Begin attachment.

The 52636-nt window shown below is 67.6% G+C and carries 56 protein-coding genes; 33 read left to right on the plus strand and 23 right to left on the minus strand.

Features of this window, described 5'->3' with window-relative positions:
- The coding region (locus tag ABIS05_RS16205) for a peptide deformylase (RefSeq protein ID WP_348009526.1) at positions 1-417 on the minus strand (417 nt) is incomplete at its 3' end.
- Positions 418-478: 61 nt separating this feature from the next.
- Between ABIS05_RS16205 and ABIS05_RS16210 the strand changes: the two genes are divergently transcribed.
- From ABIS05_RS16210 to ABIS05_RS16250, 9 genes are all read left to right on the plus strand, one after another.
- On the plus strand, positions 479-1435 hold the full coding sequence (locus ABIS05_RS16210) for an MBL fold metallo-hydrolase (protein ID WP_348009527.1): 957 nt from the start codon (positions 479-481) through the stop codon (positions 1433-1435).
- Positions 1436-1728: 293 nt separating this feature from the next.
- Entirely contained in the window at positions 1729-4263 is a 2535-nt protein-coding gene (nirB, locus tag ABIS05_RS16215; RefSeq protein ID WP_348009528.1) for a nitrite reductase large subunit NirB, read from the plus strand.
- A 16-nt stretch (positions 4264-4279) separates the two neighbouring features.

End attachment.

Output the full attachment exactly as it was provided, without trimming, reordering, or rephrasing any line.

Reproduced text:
The 52636-nt window shown below is 67.6% G+C and carries 56 protein-coding genes; 33 read left to right on the plus strand and 23 right to left on the minus strand.

Features of this window, described 5'->3' with window-relative positions:
- The coding region (locus tag ABIS05_RS16205) for a peptide deformylase (RefSeq protein ID WP_348009526.1) at positions 1-417 on the minus strand (417 nt) is incomplete at its 3' end.
- Positions 418-478: 61 nt separating this feature from the next.
- Between ABIS05_RS16205 and ABIS05_RS16210 the strand changes: the two genes are divergently transcribed.
- From ABIS05_RS16210 to ABIS05_RS16250, 9 genes are all read left to right on the plus strand, one after another.
- On the plus strand, positions 479-1435 hold the full coding sequence (locus ABIS05_RS16210) for an MBL fold metallo-hydrolase (protein ID WP_348009527.1): 957 nt from the start codon (positions 479-481) through the stop codon (positions 1433-1435).
- Positions 1436-1728: 293 nt separating this feature from the next.
- Entirely contained in the window at positions 1729-4263 is a 2535-nt protein-coding gene (nirB, locus tag ABIS05_RS16215; RefSeq protein ID WP_348009528.1) for a nitrite reductase large subunit NirB, read from the plus strand.
- A 16-nt stretch (positions 4264-4279) separates the two neighbouring features.